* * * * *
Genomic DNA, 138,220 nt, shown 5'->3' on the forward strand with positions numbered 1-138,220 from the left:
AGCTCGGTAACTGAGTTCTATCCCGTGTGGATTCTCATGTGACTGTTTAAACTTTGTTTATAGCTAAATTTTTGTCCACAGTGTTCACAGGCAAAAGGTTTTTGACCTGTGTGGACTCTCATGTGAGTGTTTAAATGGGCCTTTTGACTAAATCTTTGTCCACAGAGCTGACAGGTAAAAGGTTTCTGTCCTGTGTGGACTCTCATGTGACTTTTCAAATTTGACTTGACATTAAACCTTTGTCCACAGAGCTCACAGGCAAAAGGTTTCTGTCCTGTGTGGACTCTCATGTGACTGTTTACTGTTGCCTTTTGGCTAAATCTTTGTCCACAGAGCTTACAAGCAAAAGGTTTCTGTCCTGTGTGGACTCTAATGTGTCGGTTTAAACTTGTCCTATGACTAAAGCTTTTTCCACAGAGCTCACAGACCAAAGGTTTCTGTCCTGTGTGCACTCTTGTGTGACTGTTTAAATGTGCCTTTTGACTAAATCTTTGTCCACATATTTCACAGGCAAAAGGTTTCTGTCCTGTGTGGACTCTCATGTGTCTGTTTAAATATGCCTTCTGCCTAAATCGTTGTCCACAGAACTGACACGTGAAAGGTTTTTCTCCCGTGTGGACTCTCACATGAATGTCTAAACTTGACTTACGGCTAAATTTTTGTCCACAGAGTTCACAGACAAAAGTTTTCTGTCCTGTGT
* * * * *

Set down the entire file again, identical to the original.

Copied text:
Genomic DNA, 138,220 nt, shown 5'->3' on the forward strand with positions numbered 1-138,220 from the left:
AGCTCGGTAACTGAGTTCTATCCCGTGTGGATTCTCATGTGACTGTTTAAACTTTGTTTATAGCTAAATTTTTGTCCACAGTGTTCACAGGCAAAAGGTTTTTGACCTGTGTGGACTCTCATGTGAGTGTTTAAATGGGCCTTTTGACTAAATCTTTGTCCACAGAGCTGACAGGTAAAAGGTTTCTGTCCTGTGTGGACTCTCATGTGACTTTTCAAATTTGACTTGACATTAAACCTTTGTCCACAGAGCTCACAGGCAAAAGGTTTCTGTCCTGTGTGGACTCTCATGTGACTGTTTACTGTTGCCTTTTGGCTAAATCTTTGTCCACAGAGCTTACAAGCAAAAGGTTTCTGTCCTGTGTGGACTCTAATGTGTCGGTTTAAACTTGTCCTATGACTAAAGCTTTTTCCACAGAGCTCACAGACCAAAGGTTTCTGTCCTGTGTGCACTCTTGTGTGACTGTTTAAATGTGCCTTTTGACTAAATCTTTGTCCACATATTTCACAGGCAAAAGGTTTCTGTCCTGTGTGGACTCTCATGTGTCTGTTTAAATATGCCTTCTGCCTAAATCGTTGTCCACAGAACTGACACGTGAAAGGTTTTTCTCCCGTGTGGACTCTCACATGAATGTCTAAACTTGACTTACGGCTAAATTTTTGTCCACAGAGTTCACAGACAAAAGTTTTCTGTCCTGTGT